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Attempt to Recreate History Not Easy

Following clues left generations ago not easy.

This story has a beginning, but no ending. There is no surprise finish, at least not that I know of. The people that could write to the end of the story have likely went on to their reward many years ago.

A farmer friend of mine near Edinburgh, Jim Facemire, was trying to determine if there were any tile lines in a certain part of a field. To his knowledge, and he's lived on this tenant farm 35 years, there wasn't tile in the 100-acre field. It's mostly somewhat poorly and poorly drained soils, tapering back to better drained soils in the back, on slopes, and nudging up against gravelly ground worth irrigating on the north side.

Digging a hole for soil judging practice last week, his son, Ryan, broke through an old clay tile about 30 inches deep. It was near the back of the field, in a spot that really didn't need drainage.

Jim and I began speculating. Where did it go? Surely it went up the hill, over the rise, and into the lower spots that led toward the front of the field and the buildings. Jim recalled seeing water pool up near where we found the tile, so he figured it was from a broken tile. However, the tile wasn't broken until Ryan broke it. It was half full of dirt, maybe more, but wasn't broken.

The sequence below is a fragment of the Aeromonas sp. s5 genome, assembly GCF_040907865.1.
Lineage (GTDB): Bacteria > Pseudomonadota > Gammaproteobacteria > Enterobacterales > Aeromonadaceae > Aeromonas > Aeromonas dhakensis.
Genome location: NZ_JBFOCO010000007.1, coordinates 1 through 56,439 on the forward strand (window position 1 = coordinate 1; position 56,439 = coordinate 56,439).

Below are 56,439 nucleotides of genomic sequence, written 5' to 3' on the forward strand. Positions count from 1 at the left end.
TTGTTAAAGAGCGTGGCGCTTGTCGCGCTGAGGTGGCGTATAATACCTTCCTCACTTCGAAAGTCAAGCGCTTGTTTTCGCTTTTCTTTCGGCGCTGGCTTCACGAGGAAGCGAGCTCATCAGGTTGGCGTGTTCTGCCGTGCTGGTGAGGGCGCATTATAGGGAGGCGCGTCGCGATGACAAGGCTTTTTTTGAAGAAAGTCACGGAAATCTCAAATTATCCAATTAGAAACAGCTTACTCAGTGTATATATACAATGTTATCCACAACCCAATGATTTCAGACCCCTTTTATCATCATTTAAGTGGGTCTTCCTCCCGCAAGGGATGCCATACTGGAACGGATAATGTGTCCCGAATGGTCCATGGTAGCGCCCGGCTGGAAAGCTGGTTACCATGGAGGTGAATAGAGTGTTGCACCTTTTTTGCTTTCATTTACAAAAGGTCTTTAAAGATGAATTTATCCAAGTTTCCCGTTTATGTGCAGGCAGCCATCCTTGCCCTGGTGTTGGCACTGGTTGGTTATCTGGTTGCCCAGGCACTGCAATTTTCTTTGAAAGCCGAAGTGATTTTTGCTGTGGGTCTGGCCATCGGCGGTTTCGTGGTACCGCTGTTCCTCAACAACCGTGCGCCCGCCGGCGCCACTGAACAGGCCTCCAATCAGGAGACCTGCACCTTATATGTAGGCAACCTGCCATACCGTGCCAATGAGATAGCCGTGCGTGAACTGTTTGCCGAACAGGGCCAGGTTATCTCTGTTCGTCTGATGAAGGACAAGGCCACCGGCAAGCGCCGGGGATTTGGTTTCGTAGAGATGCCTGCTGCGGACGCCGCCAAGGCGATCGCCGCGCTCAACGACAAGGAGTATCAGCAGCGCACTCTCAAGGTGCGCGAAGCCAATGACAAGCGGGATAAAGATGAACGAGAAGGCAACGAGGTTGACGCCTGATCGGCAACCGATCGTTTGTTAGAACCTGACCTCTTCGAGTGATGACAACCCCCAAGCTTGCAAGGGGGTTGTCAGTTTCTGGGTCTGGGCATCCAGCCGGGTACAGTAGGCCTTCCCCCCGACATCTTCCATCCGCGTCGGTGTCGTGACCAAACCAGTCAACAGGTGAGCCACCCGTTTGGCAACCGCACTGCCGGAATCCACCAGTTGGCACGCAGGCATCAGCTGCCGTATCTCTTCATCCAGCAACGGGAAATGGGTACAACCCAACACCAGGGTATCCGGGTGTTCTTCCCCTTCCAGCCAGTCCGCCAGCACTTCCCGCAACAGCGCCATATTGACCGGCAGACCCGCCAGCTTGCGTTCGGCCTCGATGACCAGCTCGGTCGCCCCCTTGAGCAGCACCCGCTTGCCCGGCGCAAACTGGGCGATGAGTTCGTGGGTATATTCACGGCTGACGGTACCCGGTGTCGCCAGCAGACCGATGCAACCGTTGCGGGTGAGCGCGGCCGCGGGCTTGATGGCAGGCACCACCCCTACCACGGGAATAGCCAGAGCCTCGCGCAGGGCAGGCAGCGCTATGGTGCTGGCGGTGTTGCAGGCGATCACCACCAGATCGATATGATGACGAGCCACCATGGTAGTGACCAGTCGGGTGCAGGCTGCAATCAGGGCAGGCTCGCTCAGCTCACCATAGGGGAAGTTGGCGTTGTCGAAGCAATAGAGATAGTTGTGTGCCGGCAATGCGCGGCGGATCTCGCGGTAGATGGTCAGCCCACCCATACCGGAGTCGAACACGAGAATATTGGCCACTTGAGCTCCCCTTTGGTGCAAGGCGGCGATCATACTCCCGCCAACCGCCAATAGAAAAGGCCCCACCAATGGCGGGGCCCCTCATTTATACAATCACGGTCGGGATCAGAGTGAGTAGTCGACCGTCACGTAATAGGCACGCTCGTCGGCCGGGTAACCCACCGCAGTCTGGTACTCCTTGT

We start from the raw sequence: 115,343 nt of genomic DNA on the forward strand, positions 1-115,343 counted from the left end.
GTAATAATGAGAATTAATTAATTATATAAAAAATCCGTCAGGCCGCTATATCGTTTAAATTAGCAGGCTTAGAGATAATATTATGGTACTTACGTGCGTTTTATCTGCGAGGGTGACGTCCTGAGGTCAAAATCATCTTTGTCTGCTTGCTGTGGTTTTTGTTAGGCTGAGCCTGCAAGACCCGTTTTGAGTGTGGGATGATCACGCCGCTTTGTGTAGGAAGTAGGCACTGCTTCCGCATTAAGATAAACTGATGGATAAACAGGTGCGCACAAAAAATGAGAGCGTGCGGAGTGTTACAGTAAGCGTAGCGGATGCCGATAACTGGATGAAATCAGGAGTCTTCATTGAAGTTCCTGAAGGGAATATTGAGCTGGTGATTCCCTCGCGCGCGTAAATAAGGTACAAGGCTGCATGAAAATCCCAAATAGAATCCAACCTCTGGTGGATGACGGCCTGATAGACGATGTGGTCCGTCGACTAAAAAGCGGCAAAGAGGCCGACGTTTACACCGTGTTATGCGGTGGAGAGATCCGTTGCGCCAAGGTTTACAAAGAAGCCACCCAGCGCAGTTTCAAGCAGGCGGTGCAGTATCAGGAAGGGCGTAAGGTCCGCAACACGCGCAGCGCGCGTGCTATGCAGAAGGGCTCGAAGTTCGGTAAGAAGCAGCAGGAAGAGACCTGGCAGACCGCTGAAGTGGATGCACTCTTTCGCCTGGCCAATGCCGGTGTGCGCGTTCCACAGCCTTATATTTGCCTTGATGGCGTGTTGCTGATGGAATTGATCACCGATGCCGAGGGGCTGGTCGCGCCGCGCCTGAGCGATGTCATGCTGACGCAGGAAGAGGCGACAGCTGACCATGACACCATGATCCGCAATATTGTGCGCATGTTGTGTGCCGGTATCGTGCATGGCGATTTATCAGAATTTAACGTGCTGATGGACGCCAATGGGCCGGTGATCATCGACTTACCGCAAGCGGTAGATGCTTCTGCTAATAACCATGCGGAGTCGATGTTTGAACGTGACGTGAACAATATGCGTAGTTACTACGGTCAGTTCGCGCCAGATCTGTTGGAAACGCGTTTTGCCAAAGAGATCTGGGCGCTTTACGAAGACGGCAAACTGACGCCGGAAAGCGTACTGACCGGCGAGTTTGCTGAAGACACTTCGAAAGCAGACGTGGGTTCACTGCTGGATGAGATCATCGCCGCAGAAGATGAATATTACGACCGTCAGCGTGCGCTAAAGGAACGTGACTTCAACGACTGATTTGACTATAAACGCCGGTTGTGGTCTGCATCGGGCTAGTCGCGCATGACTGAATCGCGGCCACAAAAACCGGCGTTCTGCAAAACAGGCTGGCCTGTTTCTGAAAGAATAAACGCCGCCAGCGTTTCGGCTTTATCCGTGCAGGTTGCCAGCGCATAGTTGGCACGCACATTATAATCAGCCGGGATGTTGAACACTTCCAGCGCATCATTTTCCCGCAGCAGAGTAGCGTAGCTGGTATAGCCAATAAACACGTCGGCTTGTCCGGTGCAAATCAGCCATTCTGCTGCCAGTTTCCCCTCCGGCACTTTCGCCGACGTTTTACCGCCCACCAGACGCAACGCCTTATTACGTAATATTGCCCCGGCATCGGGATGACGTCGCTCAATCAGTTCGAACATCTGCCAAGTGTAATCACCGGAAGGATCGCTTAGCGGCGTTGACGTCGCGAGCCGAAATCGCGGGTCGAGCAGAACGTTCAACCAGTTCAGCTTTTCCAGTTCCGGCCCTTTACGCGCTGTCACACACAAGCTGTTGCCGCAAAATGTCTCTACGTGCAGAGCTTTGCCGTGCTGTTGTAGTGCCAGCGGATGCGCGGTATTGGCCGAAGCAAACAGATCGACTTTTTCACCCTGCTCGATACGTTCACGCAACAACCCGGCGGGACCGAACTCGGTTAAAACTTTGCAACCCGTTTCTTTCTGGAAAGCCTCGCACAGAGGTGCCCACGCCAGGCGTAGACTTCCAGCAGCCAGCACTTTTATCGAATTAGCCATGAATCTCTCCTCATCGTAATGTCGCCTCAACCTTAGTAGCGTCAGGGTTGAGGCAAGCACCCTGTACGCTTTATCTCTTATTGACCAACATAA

So was this tile put in by hand, or trenched? Ryan recalled that the person that lived there before his dad always talked about doing some excavating. Perhaps he had someone trench a line from the front wet areas to the back. One half full of dirt clay tile obviously wouldn't drain a very big area.

Then Jim remembered that the closest barn to the field was once used by the previous farmer to raise hogs, back when few worried about where the manure went. There were four tile outlets on the back of the building where manure once came out. No hogs have been raised there for more than 35 years.

So maybe, just maybe, the old farmer had run a tile up from the back to the corner of the barn, to help pick up the hog manure. That would make some sort of sense. But Ryan was busy, so he left with the backhoe. And it was so dry Jim's tile probe would literally only go four to six inches into the ground. And then it sounded like it hit tile, when it was just hitting hard dirt.

The next day Jim and Ryan used the backhoe to look for tile, first in one low spot, then another, covering 40 to 50 feet of width based on the angle of the old tile. Nothing!

When we returned to set up the hole for soil judging, we took a closer look at the tile. Jim determined that it was flat-bottom clay tile. Now that through a different light on it. Perhaps it was put in by hand much earlier than we thought. And since some soil likely washed down the hill, it may have been put in at a shallower depth at one time.

Then Jim also recalled that the old farmer told him that back areas of the field was once woods and had been cleared. That was decades ago as well.

So where does the tile go? Just up the hill? Our best guess is that perhaps whoever cleared the land uncovered a spring coming out of the side of the hill near this break between upland and gravel soils. Maybe they ran a tile to it. The best clue is that water boils up there occasionally.

Are we right? Who knows? But it was fun trying to play detective.

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